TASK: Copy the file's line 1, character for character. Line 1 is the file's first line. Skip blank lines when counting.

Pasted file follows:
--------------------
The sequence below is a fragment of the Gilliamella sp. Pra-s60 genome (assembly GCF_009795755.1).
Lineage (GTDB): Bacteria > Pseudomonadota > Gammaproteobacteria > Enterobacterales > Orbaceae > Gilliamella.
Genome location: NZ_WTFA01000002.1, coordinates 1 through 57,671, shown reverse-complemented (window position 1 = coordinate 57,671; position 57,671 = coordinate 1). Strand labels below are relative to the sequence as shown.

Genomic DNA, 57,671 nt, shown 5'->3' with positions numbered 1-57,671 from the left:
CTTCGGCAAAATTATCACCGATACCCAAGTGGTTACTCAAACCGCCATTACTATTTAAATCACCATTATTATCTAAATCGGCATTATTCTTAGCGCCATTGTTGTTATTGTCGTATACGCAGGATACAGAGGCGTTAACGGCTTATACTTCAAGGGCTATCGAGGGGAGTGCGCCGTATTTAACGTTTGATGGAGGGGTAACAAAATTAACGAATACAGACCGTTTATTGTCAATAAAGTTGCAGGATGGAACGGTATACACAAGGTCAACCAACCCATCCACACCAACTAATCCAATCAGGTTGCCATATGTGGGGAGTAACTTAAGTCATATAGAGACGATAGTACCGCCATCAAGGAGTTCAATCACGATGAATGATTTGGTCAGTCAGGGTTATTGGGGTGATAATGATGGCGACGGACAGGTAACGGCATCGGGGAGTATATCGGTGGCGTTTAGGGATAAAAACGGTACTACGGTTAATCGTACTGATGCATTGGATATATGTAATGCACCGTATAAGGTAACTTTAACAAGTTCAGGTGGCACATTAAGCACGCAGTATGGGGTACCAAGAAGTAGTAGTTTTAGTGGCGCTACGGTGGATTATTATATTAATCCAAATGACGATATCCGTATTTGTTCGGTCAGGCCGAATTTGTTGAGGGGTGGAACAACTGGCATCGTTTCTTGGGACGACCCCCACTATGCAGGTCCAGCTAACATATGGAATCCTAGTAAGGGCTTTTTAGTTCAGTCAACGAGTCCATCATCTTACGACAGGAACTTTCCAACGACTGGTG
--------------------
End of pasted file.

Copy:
The sequence below is a fragment of the Gilliamella sp. Pra-s60 genome (assembly GCF_009795755.1).